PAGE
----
Global Oncology Launches Global Cancer Project Map With NCI

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Michele Barry, MD, FACP

With cancer rates rapidly increasing in low-resource settings, the Map creates a place where the global cancer community can share and access information that is critical to providing better treatment and care.

—Michele Barry, MD, FACP

Nonprofit Global Oncology, Inc (GO) announced the launch of the Global Cancer Project Map, a novel online resource and virtual information exchange connecting the global cancer community. Developed by Global Oncology in collaboration with the National Cancer Institute (NCI) Center for Global Health, the Map enables worldwide access to cancer projects and expertise, improving cancer practices and patient outcomes, especially in low-resource settings.

The Map was unveiled at the Symposium on Global Cancer Research on March 25, 2015.

The Global Cancer Project Map was developed by Global Oncology to fill a crucial need for shared resources. According to the World Bank, only 5% of global health funding for cancer is committed to oncology in developing countries. However, Africa, Asia, Central America, and South America account for 60% of the world’s new cancer diagnoses and 70% of the world’s cancer deaths, according to the World Health Organization.

“The Map is an important and innovative step forward in our effort to reduce health-care disparities and strengthen human capital in underserved areas of the world,” said Michele Barry, MD, FACP, Director of Stanford University’s Center for Innovation in Global Health. “With cancer rates rapidly increasing in low-resource settings, the Map creates a place where the global cancer community can share and access information that is critical to providing better treatment and care.”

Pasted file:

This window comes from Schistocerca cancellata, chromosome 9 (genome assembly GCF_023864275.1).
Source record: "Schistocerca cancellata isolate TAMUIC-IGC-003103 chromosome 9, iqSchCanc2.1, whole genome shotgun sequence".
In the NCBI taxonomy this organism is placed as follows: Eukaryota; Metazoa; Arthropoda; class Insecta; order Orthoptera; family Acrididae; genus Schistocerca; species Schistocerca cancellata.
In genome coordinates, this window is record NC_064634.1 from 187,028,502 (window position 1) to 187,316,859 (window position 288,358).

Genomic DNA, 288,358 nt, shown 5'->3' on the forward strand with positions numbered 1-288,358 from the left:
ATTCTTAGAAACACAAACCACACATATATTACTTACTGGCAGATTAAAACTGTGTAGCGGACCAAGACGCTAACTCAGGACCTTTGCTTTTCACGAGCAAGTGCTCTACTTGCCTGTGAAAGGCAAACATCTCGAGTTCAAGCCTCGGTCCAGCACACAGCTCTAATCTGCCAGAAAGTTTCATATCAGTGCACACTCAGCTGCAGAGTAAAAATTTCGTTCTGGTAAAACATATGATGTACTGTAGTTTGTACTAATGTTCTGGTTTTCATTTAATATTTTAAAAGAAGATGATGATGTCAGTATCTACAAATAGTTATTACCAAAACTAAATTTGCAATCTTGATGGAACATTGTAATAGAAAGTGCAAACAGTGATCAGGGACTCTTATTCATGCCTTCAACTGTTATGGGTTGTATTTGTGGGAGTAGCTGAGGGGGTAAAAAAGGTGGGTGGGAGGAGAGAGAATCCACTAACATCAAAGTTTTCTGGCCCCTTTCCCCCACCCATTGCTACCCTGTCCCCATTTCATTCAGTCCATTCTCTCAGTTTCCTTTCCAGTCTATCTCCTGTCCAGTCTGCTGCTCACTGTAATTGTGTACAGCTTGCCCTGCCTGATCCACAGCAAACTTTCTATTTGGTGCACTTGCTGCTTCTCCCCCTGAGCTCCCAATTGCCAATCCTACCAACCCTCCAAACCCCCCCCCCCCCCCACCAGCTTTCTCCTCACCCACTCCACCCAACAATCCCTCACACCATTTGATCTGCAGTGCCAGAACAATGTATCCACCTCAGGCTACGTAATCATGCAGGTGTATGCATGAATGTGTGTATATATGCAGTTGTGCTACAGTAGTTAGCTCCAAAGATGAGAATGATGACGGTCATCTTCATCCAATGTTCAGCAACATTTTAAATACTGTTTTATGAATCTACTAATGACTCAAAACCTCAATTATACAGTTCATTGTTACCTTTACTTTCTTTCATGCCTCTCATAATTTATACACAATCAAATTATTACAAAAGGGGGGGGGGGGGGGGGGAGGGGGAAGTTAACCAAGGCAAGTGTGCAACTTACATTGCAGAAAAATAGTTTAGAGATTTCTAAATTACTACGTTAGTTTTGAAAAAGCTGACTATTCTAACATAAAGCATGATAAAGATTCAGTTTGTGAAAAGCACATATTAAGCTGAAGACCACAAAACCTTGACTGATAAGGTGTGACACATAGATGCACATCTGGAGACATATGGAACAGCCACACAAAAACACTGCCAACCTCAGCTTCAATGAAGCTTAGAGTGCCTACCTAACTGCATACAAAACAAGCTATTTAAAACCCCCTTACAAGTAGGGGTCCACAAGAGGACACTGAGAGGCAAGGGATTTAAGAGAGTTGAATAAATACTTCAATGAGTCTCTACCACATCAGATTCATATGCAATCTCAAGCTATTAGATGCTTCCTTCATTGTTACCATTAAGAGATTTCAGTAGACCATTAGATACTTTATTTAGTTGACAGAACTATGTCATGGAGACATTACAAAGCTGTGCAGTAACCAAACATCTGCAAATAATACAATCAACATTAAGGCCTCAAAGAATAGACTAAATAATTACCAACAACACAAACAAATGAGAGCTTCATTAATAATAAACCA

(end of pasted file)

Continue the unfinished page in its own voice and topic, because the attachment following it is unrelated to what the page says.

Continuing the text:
The Global Cancer Project Map is an interactive online database that allows users to search for cancer experts and research projects by country and cancer type and then to initiate contact with project principal investigators and program directors. The Map launched with more than 700 projects spanning six continents. The goal is for the Map to grow exponentially as awareness builds. An online tool is to be added in late 2015, allowing users to upload projects directly.

The Global Cancer Project Map covers a wide range of projects, from cancer prevention and screening, to capacity training, clinical programs, and palliative care. Projects include:

  • Improving diagnostic accuracy of mammograms for breast cancer in Turkey through new methods
  • Preventing arsenic-induced skin cancer in Bangladesh through the study of vitamin E and selenium supplementation
  • Creating an early screening test for gastric cancer in Mexico through biomarker identification leading to an early screening test

According to Ted Trimble, MD, MPH, Director of NCI’s Center for Global Health, though many dedicated researchers and caregivers are conducting groundbreaking cancer programs around the world, until today they could not reference the collective knowledge and experiences of their colleagues in one central place.

“Before it was difficult, or often impossible, to find information about cancer projects or experts, especially in resource-limited settings,” said Global Oncology Cofounder Ami S. Bhatt, MD, PhD, Assistant Professor, Stanford University. “The Map now makes it possible to connect colleagues in the global cancer community with a maximum of six clicks of a mouse.”

“We have the ambitious goal of providing access to all cancer research, care, and outreach programs in the world through the Map,” said Global Oncology Cofounder Franklin W. Huang, MD, PhD, Instructor at Dana-Farber Cancer Institute and Harvard Medical School. “[Global Oncology] encourages anyone working in cancer to use the Map to get and give valuable information about their projects, contributing to cancer care for patients no matter where they are.”

Find the Global Cancer Project Map here: ■




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